The video below has a 2006 speech from California state Assemblyman Gil Cedillo in support of a resolution supporting the "Great American Boycott" immigration march. The speech was discussed here five years ago, but since it appears to have been deleted from its original location at democrats.sen.ca.gov I uploaded my cached copy.
1. On the video, Cedillo supports comprehensive immigration reform and compares legalizing illegal aliens to ending slavery, giving women the right to vote, and ending Japanese internment in WWII. Obviously, there are huge differences between slavery, women not being allowed to vote, and Japanese internment:
* The daily conditions of slaves are quite a bit different from those of illegal aliens like Jose Vargas. He isn't forced to work in the fields, he isn't treated as property, and on and on. Comparing holding someone in a forced labor situation to the lives of illegal aliens - most of whom are better off here than in their home countries - is absurd and should offend anyone.
* Slavery et al involved those who are U.S. citizens. The people Cedillo is supporting are foreign citizens.
* Almost all illegal aliens came here voluntarily and knowing that they wouldn't be allowed to vote and so on. They can regain the right to vote and so on very simply: return to their home countries. Slaves, women who couldn't vote, and Japanese-Americans interned in most cases had no other country to go to.
2. He also uses a loose borders shibboleth ("orderly"): he says we can only have immigration reform if we have an "orderly system of immigration" (see safe legal orderly for others who've used similar wording).
3. He says that illegal aliens "keep us globally competitive". Other countries manage to be globally competitive without importing millions of serf laborers from a neighboring Third World country. Looked at from the other direction, the only way we could be competitive with China (or worse) using cheap labor is if we used their system of forced prison labor and so on. Maybe we don't want to go in that direction; maybe we should find another way to be competitive that doesn't involve pushing labor costs as low as possible. (And, why is the far-left Cedillo hyping low wages?)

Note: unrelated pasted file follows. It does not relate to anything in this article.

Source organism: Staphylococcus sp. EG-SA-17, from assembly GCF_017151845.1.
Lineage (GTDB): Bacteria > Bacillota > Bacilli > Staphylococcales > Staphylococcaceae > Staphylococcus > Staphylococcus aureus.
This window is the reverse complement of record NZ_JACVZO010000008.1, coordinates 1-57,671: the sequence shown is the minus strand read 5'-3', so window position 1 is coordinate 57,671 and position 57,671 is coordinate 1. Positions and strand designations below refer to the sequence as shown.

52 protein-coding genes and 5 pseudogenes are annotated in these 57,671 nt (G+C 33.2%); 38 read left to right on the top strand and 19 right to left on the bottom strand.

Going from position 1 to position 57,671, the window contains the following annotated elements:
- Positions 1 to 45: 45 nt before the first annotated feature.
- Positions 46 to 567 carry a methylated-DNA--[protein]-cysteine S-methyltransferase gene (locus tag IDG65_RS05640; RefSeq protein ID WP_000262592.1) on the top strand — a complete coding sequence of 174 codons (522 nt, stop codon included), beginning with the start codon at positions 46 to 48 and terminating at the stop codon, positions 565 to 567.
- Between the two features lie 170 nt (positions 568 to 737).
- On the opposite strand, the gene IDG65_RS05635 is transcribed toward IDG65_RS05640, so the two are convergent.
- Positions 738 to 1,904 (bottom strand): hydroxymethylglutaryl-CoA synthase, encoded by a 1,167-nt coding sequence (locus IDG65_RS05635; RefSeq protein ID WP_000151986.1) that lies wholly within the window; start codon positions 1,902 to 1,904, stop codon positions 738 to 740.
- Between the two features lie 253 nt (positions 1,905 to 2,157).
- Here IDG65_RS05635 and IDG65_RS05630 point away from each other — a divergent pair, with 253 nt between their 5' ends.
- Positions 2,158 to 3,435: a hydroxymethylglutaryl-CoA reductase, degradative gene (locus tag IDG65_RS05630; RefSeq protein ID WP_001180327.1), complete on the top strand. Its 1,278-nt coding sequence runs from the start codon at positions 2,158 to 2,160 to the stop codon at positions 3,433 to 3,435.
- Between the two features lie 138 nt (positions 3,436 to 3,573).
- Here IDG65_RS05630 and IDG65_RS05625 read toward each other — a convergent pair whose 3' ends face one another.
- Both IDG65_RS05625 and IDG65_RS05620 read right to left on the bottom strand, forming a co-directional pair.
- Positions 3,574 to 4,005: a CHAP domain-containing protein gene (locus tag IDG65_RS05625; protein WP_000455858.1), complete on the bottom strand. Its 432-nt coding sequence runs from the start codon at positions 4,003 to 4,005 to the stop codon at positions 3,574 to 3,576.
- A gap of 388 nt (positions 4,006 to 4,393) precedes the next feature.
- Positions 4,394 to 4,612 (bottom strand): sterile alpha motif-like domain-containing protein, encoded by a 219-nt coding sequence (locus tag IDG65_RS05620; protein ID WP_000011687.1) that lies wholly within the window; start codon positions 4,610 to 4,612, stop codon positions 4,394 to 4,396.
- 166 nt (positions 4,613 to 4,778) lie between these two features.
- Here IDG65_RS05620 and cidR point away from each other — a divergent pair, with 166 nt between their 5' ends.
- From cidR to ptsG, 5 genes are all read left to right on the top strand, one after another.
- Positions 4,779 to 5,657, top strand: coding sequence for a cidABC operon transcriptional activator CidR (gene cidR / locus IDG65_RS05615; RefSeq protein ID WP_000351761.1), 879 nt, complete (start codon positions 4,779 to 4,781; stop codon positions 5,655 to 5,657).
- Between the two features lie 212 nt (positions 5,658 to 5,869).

4. After his comparison of amnesty to ending slavery, he says that are laws are constantly changing. Yet, how exactly would he change the laws? Unlike with the other cases, there's a nearly unlimited supply of people who would be potentially affected. That is, we can't just grant amnesty to millions of current illegal aliens and that would be the end of it. That amnesty would attract even more millions of illegal aliens down the line who'd come here for their own eventual amnesty. There was only a limited set of people who were involved in the U.S. Civil Rights movement, the women's suffrage movement, and Japanese internment. There are five billion people throughout the globe who are poorer than Mexicans, and hundreds of millions would no doubt want to come here if they could. Amnesty will send the message that they should come running.
5. He says "the debate is only on the people who are working, not the people who are profiting". Obviously, this site and many others have long discussed profiteers; see for instance immigration banks. In case he means that in the "we all profit" sense, clearly that's false too: the only people who profit from illegal immigration are corrupt politicians like Cedillo, other racial power leaders, and those at the top end of the "Nanny Employing Class" and above.
But, that is ironic: Cedillo is one of the best friends those profiteers could have. The only way to reduce that profiteering is to reduce illegal and massive immigration, something that Cedillo is not going to do.
6. He claims that illegal aliens are given jobs, they don't take jobs from Americans. Obviously, that's false: there are hundreds of thousands of illegal aliens doing jobs that unemployed Americans could and should be doing.
7. Sounding like any other Democratic or Republican politician, he says "we need immigration reform that respects border security" (see secure the border).
Please send him your thoughts: @gilcedillo. He's not that active on Twitter, so send this link and the link to Gil Cedillo to his supporters, others involved in California politics, and reporters who discuss his bills.
Sun, 09/18/2011 - 20:39 · Importance: 4